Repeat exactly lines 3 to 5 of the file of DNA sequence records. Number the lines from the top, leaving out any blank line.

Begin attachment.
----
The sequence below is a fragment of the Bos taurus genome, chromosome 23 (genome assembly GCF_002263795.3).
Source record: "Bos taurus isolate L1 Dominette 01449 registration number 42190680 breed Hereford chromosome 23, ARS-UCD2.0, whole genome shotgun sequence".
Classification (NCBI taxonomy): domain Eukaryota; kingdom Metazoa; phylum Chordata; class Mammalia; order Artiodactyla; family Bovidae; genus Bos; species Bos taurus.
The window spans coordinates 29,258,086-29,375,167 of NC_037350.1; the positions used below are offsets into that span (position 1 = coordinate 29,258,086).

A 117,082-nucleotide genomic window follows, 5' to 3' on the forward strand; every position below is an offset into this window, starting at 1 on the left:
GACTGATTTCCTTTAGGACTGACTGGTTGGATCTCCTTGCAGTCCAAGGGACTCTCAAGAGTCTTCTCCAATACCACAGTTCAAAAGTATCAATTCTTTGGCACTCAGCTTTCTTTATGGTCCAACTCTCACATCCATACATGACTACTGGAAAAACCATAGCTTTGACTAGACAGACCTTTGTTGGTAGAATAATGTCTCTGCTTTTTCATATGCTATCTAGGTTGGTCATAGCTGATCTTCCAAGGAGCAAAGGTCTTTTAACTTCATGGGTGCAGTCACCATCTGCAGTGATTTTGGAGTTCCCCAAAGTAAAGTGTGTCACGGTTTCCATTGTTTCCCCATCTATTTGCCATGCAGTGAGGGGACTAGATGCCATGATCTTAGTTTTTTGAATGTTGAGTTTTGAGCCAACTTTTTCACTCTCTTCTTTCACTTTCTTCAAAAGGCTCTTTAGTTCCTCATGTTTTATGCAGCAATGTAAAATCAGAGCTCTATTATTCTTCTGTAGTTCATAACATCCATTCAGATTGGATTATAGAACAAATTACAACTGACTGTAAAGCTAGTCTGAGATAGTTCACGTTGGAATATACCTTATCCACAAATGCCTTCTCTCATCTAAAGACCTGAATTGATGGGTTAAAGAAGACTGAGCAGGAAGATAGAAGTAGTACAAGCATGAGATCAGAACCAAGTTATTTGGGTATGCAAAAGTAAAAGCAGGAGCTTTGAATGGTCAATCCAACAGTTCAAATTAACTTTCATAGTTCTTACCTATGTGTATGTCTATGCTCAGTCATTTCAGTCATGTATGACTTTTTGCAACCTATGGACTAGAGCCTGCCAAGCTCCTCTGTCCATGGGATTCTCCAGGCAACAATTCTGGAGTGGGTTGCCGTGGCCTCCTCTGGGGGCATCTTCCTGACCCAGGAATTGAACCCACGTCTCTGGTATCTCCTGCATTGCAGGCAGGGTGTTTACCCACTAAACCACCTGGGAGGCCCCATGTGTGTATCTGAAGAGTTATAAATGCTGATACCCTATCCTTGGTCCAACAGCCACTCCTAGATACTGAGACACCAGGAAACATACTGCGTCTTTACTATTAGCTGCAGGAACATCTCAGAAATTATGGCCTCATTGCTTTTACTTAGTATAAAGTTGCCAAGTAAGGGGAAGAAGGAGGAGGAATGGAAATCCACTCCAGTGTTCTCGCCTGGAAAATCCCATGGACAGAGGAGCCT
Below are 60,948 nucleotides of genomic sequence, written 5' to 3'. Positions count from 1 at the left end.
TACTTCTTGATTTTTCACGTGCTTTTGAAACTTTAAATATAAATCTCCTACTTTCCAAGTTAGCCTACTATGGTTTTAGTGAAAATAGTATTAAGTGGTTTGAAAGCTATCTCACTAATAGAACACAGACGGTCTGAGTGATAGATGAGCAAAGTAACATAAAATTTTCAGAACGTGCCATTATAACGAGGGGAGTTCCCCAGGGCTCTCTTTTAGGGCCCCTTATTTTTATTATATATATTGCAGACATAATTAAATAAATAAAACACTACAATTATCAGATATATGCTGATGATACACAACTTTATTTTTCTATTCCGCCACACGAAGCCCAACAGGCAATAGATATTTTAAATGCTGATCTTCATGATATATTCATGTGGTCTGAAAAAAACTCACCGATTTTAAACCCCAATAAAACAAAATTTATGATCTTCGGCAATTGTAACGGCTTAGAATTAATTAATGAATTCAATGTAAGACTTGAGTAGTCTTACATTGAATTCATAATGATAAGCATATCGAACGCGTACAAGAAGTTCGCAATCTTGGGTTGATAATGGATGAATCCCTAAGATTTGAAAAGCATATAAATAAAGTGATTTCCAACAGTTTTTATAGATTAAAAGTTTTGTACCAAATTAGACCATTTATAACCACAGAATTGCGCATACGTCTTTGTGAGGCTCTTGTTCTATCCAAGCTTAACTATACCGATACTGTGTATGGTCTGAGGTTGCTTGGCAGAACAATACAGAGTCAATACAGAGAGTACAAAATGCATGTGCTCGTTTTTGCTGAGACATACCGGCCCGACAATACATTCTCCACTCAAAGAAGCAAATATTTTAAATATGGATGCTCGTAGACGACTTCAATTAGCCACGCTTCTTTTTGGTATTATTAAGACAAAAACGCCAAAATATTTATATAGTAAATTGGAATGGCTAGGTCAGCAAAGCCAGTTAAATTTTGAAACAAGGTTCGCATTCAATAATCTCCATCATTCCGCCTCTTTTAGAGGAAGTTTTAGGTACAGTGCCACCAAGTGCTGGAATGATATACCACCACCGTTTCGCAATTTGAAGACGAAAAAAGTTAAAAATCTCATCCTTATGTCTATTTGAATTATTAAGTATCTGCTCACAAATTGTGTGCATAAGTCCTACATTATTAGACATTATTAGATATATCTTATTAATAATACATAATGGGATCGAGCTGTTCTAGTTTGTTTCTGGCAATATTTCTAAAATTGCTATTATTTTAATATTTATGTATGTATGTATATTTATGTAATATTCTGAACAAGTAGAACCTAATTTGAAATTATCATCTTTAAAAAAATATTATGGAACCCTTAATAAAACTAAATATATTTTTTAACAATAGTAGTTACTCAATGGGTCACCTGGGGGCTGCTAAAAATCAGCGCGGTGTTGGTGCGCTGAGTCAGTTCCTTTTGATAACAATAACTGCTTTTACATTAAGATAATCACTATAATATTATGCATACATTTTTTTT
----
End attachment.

Classification (NCBI taxonomy): domain Eukaryota; kingdom Metazoa; phylum Chordata; class Mammalia; order Artiodactyla; family Bovidae; genus Bos; species Bos taurus.
The window spans coordinates 29,258,086-29,375,167 of NC_037350.1; the positions used below are offsets into that span (position 1 = coordinate 29,258,086).

A 117,082-nucleotide genomic window follows, 5' to 3' on the forward strand; every position below is an offset into this window, starting at 1 on the left: